Wednesday, January 13, 2010

Aliya Stuff

In honor of my parents' plans to fulfil their life-long dream, which is to BE"H make Aliya next month, here are some recent posts and articles I saw about Aliya:

Aish.com: Why Make Aliya?

Artzeinu: 100 Tips for Succesful Aliyah & Klita

Tamar Yonah Blog: History Won't Wait For You - Sell & Get Out Now

Tomer Devorah: Aliyah




On the other hand, here's a post that makes very valid points:

Jewish End of Days: Dangerous Overconfidence




Comments are welcome, but comments that ask "Nu, when are you coming?" will not be replied to. My family will come when the time is right.

7 Comments:

At Wed Jan 13, 01:33:00 PM 2010, Blogger Cosmic X said...

Nu...never mind.

Best wishes for a successful klita for your parents.

 
At Wed Jan 13, 03:39:00 PM 2010, Blogger yaak said...

:-)
Thanks.

 
At Wed Jan 13, 05:09:00 PM 2010, Blogger Devash said...

Re: "Dangerous Overconfidence"

I did not reply to the original post, but I will here, with your indulgence.

First they say it isn't about the gashmiut and then they say: "Can a person really provide for a family of 4 or more kids making 25-50 shekels an hour in E”Y? "

The answer to that question is "no." A person can't but Hashem can. In any case, Hashem is always the Provider, no matter where we are, only in E"Y it's more obvious.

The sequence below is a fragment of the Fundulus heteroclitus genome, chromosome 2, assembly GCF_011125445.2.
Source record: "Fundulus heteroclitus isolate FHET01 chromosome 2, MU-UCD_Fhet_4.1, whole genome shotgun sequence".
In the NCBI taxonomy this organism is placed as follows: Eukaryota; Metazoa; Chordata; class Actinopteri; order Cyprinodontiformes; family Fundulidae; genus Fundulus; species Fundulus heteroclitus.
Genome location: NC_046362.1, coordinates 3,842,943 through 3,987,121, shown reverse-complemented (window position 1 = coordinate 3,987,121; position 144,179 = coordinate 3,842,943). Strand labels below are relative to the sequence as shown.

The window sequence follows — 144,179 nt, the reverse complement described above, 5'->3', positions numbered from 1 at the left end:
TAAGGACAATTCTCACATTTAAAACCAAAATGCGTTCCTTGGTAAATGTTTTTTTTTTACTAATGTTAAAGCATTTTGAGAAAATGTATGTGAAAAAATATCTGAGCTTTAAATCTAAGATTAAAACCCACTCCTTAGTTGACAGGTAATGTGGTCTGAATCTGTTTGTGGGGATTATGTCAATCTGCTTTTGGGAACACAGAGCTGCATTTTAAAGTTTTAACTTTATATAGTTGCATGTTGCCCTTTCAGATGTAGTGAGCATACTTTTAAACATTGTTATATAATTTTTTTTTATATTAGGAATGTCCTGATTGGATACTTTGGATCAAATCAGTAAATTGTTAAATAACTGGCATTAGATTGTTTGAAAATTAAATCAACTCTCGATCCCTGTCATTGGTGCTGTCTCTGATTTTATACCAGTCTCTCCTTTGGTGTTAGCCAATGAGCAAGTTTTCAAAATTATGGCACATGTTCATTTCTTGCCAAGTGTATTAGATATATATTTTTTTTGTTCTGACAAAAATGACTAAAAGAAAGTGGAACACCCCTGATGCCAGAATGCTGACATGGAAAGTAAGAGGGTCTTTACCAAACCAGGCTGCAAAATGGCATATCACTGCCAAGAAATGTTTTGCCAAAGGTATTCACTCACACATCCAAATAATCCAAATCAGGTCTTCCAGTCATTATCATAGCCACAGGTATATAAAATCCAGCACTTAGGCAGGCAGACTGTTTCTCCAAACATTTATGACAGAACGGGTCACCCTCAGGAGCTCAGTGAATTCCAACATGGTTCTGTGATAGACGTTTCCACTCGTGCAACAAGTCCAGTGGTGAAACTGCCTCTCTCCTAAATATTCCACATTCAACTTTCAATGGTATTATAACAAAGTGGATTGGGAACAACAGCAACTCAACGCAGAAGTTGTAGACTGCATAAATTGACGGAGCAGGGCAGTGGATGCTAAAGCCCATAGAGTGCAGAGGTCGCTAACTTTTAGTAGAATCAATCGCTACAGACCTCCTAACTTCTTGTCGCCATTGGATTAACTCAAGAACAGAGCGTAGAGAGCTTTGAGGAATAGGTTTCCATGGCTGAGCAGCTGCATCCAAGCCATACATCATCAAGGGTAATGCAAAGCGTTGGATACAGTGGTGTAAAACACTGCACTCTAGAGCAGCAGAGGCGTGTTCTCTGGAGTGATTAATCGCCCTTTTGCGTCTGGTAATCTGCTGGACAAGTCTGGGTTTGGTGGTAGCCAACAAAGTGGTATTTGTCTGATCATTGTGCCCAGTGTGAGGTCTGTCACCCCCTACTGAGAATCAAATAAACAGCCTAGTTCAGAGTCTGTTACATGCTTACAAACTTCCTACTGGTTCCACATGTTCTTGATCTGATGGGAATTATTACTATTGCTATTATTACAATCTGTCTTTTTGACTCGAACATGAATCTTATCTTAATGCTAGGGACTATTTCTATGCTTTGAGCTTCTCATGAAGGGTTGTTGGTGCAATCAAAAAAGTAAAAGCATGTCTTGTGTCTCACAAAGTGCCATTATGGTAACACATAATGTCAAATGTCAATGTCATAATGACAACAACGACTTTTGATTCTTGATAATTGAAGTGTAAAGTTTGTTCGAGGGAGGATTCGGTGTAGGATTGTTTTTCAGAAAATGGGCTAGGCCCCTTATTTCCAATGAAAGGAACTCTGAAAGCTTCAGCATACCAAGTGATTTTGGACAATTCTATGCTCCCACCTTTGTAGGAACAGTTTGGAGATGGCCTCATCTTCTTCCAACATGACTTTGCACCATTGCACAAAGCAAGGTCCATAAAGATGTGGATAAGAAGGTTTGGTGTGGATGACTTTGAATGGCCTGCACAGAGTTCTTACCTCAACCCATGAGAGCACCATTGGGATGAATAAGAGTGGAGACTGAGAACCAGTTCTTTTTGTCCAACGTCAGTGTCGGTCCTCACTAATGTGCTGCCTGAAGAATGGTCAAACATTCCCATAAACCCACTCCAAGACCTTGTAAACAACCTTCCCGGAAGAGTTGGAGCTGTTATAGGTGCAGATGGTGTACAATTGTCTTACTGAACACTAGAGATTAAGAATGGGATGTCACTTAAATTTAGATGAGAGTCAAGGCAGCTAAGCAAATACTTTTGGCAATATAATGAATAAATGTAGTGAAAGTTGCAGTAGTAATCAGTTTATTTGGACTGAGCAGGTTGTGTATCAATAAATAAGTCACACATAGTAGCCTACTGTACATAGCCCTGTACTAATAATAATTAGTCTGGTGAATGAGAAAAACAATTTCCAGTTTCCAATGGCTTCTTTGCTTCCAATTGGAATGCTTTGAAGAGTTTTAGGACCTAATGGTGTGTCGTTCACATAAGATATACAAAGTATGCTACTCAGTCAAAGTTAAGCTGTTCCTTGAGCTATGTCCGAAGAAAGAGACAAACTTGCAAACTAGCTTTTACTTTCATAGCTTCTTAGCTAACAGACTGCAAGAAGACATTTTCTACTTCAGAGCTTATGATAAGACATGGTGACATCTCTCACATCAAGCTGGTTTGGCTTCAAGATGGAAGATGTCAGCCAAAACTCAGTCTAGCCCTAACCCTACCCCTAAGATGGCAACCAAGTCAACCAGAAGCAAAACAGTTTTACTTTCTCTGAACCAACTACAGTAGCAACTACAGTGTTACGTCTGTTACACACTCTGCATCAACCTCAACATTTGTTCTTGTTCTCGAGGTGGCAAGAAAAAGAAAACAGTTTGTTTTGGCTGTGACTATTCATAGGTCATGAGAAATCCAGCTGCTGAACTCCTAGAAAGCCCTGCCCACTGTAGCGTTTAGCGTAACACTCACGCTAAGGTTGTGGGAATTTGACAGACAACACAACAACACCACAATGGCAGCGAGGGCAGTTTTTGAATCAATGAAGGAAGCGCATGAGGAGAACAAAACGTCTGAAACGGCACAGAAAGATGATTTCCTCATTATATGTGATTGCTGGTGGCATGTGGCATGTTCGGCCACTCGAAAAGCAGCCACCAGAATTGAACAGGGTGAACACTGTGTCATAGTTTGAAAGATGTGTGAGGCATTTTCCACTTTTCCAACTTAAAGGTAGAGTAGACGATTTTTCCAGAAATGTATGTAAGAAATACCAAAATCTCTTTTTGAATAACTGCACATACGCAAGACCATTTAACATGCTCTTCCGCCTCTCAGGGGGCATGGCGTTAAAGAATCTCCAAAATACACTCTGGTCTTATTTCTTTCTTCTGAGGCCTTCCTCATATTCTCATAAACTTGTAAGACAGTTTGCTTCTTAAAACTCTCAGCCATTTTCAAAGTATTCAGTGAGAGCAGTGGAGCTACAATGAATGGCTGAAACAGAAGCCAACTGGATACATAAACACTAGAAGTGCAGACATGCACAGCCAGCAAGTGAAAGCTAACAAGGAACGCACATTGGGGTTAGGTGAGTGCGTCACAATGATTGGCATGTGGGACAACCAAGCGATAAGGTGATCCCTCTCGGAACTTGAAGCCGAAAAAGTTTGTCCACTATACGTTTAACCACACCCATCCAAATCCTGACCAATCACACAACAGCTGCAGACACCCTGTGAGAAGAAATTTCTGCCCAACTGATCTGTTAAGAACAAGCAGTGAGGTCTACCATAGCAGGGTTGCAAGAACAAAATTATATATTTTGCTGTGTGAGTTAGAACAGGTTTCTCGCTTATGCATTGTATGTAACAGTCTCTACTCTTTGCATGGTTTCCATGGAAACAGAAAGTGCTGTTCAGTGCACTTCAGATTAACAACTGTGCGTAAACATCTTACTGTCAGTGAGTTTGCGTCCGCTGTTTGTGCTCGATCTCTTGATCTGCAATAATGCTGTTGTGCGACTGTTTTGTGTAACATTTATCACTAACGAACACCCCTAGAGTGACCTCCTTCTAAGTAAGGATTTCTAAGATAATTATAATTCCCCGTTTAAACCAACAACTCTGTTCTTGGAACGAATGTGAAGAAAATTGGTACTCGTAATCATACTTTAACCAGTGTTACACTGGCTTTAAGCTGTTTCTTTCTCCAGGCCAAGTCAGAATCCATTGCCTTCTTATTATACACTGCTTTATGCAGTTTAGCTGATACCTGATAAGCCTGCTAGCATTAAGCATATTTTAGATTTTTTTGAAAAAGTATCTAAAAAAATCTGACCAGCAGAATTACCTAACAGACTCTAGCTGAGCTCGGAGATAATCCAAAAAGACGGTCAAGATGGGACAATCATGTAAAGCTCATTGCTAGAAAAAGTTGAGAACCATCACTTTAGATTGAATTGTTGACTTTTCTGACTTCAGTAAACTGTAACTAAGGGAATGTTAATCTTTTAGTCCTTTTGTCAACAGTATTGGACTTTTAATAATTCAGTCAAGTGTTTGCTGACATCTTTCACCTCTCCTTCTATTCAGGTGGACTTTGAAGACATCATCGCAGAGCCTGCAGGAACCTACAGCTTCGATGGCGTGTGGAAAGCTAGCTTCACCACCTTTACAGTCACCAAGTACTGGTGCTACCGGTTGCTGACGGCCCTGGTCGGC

I've been here fourteen years. I came at age 42 with teenagers. I make the same 25 sh an hr as I started out with and prices have quadrupled in that time. I have no help from family in America and no other source of income. I came to this country with 2000 dollars. Realistically, this is not possible, but Hashem manages to do it, month after month, year after year. I've never gone without anything I absolutely needed and I can say right now today that I have everything I need. I do not worry about tomorrow. Each day takes care of its own needs. Tomorrow never comes, there is only today. I was very fortunate to have been born poor so I learned to live like this in my formative years and do not have any feeling of being deprived.

I'll tell you a story. One day, my old winter coat finally wore out and I needed a new pair of shoes (I have three pairs, Shabbat shoes, sandals and houseshoes and these were bought for me when I was in the hospital). I went to a clothing gemach and there I found a beautiful winter coat that was just my size and a nearly new pair of shoes, also my size to match the coat and even a purse to go with it all. The whole price was 6 sheqels for all of it, about a dollar fifty at the time.

Also, I was needing bed sheets and towels since so many that I had brought with me were wearing out and one day a person came into where I work and said they had sheets and towels to donate to some needy person, brand new still in the wrappings. As I was wondering to myself whether it would be alright to take them for myself, the person turned around at the door and said as if in answer to my unspoken thought that I could even keep them if I knew anyone who could use them. I wasn't even supposed to be there at that particular time on that day. Hashem knows how to provide for his own if we are willing to do things His way.

In truth, I don't think it is so much an attachment to gashmiut as it is lack of faith in Hashem. I think Jews believe too much in their own hishtadlut and fail to recognize the hashgacha that more than matches it.